I am developing a random forest for a binary classification problem where the trained data is heavily skewed towards one class (90% is class A and 10% is class B). The model scores data points based on their likelihood to be of class A, i.e., the number of trees in the forest that classify the data point as class A. This scoring effectively ranks data from the point that is most likely to be class A (top of the list), to the least likely (bottom of the list).

The training data is generated by another system on a monthly basis, and human operators review the data labeling each point as A or B. Suppose this model is used in a business process in such a way that the top 20% of the scored list (most likely to be A) is automatically labeled as A, and the remaining 80% is manually labeled as usual. This is going to introduce some errors in the automatically generated labels, and possibly more and more if we consider for automatic labeling increasing portions of the list (30% and above). However, if the model is good enough, we can live with such errors that define acceptable thresholds of precision, recall, accuracy, or whatever performance metric.

Since the manual labeling process typically changes over time, the model needs to be retrained every now and then. However, the training data will progressively contain less and less "obvious" examples of class A, because they will be excluded from the manual labeling process – effectively introducing a selection bias in the training data. This is of course unless we want to also learn from the previous model outputs (the 20% of data points labeled automatically), which intuitively doesn't sound very smart.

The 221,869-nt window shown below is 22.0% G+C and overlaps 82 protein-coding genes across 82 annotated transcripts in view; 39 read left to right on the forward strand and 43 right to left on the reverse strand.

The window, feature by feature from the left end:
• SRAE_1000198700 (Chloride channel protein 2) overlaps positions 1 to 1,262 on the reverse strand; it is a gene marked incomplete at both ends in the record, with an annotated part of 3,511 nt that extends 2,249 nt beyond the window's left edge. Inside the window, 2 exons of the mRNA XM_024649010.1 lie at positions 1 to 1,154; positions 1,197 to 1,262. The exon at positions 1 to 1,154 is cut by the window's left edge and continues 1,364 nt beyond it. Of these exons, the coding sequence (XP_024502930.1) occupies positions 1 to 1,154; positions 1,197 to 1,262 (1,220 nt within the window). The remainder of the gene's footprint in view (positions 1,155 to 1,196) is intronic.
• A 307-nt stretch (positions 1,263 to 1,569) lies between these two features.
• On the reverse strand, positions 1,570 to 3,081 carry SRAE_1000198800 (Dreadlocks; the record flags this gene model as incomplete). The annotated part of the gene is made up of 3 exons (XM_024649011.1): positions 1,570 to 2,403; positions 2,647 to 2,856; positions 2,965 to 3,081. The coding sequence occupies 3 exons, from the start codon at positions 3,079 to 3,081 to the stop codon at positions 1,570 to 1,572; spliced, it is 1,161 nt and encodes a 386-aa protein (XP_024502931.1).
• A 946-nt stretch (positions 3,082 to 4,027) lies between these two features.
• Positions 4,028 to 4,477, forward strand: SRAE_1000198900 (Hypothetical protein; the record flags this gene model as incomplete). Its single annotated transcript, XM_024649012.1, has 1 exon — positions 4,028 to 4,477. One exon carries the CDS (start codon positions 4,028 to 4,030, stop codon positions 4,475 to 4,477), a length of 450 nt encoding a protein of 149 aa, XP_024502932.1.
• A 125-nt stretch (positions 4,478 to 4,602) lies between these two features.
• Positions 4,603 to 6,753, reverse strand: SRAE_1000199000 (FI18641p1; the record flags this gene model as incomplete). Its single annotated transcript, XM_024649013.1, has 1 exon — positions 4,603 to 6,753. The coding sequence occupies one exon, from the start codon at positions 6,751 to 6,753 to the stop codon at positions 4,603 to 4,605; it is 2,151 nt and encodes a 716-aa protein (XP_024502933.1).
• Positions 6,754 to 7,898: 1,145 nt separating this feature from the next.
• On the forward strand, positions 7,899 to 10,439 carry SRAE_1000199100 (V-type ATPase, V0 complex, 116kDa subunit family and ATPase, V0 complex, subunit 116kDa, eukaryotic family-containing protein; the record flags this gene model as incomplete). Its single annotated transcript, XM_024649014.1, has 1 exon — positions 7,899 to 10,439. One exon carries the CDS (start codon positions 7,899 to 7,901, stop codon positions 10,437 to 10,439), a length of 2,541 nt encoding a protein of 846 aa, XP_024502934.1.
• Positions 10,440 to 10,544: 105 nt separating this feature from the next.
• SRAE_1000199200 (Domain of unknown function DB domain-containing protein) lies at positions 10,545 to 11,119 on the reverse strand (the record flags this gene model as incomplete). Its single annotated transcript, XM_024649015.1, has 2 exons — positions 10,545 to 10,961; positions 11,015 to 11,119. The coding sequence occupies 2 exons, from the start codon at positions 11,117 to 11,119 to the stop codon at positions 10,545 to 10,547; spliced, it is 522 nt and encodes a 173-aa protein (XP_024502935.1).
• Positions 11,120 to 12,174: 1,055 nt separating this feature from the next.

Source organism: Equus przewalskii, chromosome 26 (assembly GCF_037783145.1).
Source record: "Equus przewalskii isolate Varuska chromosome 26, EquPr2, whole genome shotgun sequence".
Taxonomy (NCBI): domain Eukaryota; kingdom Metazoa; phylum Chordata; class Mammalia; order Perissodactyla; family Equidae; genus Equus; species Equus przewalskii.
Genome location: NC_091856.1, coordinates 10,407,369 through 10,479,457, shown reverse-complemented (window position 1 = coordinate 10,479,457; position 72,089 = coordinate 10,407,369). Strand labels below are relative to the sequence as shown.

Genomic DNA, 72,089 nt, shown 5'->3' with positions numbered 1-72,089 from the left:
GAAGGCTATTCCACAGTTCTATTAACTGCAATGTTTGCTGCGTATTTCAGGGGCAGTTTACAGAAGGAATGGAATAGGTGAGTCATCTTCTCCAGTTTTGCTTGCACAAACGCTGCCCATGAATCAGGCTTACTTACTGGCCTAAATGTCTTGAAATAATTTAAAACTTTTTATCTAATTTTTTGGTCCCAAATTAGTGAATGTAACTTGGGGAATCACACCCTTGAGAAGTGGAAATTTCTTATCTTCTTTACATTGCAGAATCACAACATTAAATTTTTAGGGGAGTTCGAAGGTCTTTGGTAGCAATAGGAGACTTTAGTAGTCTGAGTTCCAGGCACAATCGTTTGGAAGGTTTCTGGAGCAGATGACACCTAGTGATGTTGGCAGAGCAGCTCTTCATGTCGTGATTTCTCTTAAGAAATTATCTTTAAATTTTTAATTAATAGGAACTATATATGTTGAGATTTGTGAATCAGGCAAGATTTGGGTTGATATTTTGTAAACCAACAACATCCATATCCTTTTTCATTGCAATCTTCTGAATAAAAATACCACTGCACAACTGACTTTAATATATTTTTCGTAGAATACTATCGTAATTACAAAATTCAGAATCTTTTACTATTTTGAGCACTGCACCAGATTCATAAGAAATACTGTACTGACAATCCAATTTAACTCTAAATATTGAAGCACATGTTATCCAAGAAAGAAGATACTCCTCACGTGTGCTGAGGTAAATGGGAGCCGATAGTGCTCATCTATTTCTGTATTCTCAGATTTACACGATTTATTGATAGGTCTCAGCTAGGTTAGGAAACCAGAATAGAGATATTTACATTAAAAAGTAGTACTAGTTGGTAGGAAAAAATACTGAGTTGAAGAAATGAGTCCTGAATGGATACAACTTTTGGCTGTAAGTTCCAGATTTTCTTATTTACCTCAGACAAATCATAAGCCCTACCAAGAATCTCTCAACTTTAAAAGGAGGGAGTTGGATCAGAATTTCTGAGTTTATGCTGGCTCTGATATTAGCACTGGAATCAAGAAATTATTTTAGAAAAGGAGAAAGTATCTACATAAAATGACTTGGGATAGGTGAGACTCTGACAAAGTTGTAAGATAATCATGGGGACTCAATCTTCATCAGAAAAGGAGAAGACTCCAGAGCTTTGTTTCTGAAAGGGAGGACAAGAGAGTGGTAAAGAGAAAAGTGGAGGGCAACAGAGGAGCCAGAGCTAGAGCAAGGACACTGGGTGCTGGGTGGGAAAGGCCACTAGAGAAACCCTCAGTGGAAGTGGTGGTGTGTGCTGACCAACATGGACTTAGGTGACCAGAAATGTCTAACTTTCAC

How do you expect the model to perform with such a selection bias in training data? What could happen if, rather than excluding from manual labeling 20% of data, we exclude 70% or 80%? The question might sound a little too generic, but this seems to me an interesting theoretical problem closely related to the application of Machine Learning approaches to real-world problems. I have never stumbled upon any paper about this. Maybe it also probably has a specific name, better than the generic "selection bias in training data", but I don't recall seeing this in the past.


1 Answer 1


This approach could in principle lead to problems, but those might be mitigated somewhat by use of random forest. In any event, it sounds like you might be able to get the data you need to evaluate the tradeoffs for your particular application.